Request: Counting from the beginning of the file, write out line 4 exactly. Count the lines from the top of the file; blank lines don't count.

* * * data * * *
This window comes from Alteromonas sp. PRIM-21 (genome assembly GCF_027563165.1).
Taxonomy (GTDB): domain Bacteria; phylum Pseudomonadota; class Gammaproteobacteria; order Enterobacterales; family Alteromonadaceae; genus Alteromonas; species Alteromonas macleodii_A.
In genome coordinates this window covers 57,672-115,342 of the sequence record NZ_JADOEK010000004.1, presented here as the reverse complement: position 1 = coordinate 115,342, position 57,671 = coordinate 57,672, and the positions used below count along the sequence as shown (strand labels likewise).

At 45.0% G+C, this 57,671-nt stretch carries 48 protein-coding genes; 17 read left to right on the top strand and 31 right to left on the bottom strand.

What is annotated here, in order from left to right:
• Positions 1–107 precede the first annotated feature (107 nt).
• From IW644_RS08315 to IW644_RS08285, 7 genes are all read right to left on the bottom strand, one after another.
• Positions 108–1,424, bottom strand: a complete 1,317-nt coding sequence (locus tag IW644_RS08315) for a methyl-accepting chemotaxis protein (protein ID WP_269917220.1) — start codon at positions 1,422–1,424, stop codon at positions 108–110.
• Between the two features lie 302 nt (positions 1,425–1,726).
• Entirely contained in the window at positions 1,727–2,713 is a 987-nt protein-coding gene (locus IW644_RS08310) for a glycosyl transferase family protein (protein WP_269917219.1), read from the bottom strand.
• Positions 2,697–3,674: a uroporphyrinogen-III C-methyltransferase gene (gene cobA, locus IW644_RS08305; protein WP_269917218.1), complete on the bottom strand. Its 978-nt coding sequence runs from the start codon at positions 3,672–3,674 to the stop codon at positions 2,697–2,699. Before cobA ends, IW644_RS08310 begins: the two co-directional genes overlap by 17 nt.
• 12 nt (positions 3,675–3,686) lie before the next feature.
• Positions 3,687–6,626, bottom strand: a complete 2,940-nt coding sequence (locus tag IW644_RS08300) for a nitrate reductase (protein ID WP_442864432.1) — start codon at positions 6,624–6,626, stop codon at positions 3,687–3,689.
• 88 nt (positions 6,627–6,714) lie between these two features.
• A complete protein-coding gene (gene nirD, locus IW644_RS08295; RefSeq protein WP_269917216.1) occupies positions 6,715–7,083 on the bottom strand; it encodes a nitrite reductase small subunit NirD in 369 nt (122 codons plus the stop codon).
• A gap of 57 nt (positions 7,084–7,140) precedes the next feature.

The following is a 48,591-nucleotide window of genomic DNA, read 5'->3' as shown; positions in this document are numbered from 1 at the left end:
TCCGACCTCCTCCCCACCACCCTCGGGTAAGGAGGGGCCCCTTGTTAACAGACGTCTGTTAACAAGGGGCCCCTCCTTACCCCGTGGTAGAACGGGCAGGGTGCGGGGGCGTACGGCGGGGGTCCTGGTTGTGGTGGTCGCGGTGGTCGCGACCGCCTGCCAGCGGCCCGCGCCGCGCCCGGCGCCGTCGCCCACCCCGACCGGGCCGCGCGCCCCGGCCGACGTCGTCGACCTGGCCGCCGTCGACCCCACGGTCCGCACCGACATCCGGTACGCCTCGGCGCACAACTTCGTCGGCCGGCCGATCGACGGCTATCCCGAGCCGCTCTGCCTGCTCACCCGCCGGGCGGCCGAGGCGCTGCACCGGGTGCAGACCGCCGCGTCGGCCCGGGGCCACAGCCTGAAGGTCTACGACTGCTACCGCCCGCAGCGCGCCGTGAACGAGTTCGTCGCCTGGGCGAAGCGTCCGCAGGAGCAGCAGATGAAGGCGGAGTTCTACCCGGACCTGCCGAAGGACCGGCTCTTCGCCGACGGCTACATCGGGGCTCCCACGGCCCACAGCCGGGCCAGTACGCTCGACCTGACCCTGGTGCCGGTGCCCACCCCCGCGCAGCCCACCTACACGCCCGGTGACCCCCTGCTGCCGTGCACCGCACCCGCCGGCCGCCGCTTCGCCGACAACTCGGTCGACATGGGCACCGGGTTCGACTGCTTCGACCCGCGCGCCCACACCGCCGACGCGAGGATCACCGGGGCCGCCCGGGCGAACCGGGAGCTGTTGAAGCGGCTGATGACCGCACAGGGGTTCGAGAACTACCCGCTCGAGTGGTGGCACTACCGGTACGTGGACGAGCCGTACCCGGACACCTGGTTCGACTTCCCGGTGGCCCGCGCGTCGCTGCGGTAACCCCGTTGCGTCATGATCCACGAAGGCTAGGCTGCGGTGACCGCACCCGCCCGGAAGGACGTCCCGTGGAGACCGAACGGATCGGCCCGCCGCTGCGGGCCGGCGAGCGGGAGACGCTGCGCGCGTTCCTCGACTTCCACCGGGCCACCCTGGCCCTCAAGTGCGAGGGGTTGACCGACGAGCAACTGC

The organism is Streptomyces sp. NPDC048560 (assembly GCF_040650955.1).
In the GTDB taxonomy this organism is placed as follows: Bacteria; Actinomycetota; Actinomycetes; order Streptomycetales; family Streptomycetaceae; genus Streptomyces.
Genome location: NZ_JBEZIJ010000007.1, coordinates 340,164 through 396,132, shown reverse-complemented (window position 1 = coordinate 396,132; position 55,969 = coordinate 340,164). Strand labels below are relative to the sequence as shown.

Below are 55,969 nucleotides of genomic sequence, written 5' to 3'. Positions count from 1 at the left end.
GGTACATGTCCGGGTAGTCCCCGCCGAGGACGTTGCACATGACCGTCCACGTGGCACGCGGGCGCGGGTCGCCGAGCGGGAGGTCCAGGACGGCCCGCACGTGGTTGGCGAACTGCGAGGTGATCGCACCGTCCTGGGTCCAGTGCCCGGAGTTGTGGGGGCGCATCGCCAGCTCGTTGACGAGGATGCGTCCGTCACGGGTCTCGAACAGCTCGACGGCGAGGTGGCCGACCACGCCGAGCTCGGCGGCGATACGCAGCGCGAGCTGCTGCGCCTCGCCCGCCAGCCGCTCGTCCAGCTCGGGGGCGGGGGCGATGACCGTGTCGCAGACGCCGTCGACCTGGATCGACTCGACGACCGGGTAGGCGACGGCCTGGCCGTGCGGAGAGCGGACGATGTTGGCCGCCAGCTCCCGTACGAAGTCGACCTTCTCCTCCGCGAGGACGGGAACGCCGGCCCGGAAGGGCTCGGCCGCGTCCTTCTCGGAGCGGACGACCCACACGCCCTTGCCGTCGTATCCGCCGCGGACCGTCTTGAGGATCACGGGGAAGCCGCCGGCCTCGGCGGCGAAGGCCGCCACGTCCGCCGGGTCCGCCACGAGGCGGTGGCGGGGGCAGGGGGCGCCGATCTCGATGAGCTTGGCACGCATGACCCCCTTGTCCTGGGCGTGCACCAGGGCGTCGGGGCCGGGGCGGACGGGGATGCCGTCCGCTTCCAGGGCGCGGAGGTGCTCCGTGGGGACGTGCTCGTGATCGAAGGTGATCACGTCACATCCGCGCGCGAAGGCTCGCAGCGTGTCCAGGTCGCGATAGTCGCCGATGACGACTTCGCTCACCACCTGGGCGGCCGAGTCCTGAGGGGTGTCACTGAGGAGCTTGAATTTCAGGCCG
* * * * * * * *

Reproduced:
At 45.0% G+C, this 57,671-nt stretch carries 48 protein-coding genes; 17 read left to right on the top strand and 31 right to left on the bottom strand.